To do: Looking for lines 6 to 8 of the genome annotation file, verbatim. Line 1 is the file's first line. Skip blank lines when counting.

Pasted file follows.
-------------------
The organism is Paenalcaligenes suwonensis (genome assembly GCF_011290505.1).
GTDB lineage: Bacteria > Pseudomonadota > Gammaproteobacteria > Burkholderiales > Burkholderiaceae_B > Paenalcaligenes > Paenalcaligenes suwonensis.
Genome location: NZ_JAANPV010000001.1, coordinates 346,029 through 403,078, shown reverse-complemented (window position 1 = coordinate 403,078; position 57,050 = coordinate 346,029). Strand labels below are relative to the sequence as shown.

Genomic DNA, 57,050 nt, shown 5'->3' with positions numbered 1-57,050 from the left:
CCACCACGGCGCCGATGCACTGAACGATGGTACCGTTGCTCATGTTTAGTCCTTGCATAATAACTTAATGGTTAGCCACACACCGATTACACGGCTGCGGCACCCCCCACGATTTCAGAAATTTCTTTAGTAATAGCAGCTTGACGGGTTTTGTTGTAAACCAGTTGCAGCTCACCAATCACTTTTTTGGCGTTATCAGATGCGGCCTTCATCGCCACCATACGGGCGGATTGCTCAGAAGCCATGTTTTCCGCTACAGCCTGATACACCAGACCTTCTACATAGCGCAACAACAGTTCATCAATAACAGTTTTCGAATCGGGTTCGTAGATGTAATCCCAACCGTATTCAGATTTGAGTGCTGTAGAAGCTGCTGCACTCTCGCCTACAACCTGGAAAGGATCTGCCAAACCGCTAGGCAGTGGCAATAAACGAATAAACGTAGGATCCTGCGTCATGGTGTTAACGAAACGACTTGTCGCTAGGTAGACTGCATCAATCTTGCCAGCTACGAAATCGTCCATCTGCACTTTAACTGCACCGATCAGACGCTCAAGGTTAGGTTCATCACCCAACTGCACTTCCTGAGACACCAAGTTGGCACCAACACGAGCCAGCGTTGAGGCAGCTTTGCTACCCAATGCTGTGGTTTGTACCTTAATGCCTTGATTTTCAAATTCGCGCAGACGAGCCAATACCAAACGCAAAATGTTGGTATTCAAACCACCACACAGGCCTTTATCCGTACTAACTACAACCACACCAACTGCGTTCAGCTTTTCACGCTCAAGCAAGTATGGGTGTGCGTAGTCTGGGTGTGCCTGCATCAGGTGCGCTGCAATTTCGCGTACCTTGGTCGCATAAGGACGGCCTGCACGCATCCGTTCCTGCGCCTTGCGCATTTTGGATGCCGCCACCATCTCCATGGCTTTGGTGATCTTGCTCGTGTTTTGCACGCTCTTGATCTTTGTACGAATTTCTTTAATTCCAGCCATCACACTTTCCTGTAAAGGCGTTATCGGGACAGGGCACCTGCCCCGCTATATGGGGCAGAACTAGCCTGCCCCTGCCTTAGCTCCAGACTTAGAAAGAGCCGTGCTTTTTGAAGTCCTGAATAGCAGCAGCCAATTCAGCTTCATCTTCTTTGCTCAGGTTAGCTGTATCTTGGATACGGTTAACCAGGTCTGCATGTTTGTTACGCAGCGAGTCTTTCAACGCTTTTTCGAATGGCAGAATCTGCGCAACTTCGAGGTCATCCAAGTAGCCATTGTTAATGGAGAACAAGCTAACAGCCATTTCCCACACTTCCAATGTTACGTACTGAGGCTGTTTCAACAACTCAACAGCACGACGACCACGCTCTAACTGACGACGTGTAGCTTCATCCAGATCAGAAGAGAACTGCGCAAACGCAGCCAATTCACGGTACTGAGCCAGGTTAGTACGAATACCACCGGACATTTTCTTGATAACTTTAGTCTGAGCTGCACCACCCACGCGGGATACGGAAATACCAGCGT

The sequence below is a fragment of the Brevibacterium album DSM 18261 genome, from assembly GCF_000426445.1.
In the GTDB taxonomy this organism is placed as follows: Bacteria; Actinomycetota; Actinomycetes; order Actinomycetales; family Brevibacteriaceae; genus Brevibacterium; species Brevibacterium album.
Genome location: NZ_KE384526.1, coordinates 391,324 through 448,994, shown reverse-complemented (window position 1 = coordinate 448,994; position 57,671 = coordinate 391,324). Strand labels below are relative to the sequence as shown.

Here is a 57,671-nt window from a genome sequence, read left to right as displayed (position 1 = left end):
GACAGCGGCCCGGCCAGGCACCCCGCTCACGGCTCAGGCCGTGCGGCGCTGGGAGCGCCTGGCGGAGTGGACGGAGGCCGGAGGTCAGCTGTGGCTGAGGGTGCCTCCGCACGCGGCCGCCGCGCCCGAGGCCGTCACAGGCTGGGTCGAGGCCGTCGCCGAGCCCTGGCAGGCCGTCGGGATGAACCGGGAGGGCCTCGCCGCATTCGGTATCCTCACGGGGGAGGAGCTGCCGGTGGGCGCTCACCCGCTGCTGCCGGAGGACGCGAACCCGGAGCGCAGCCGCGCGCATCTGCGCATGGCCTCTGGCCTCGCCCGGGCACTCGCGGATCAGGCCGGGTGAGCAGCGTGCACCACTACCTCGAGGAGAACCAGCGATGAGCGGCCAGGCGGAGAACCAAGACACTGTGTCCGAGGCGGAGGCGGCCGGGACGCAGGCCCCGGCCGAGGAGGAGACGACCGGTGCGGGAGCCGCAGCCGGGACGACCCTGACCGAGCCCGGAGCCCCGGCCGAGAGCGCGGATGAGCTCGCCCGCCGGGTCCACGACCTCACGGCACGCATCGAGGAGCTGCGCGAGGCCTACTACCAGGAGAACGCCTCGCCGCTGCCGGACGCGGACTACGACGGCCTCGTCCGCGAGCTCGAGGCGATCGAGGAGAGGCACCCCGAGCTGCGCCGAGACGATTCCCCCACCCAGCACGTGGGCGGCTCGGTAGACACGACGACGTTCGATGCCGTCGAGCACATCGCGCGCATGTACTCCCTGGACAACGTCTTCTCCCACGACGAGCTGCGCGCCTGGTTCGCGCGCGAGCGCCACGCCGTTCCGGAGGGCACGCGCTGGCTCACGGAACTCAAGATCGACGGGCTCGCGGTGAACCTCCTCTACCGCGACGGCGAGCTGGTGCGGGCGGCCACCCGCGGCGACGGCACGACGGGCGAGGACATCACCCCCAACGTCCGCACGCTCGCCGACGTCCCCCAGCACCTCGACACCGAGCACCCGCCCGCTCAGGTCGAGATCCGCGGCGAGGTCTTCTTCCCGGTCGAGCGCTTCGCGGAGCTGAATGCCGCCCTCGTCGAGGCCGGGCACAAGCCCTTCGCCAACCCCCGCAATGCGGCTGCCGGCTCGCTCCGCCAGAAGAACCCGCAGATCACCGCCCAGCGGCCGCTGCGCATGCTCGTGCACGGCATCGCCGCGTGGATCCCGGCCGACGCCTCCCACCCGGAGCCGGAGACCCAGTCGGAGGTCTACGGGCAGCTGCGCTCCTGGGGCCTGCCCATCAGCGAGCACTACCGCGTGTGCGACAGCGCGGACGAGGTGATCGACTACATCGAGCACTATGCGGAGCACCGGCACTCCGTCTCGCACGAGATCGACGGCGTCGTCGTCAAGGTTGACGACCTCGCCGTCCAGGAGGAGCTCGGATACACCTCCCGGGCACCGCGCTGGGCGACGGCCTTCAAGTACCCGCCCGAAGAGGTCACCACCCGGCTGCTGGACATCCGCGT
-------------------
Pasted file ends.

The sequence below is a fragment of the Brevibacterium album DSM 18261 genome, from assembly GCF_000426445.1.
In the GTDB taxonomy this organism is placed as follows: Bacteria; Actinomycetota; Actinomycetes; order Actinomycetales; family Brevibacteriaceae; genus Brevibacterium; species Brevibacterium album.
Genome location: NZ_KE384526.1, coordinates 391,324 through 448,994, shown reverse-complemented (window position 1 = coordinate 448,994; position 57,671 = coordinate 391,324). Strand labels below are relative to the sequence as shown.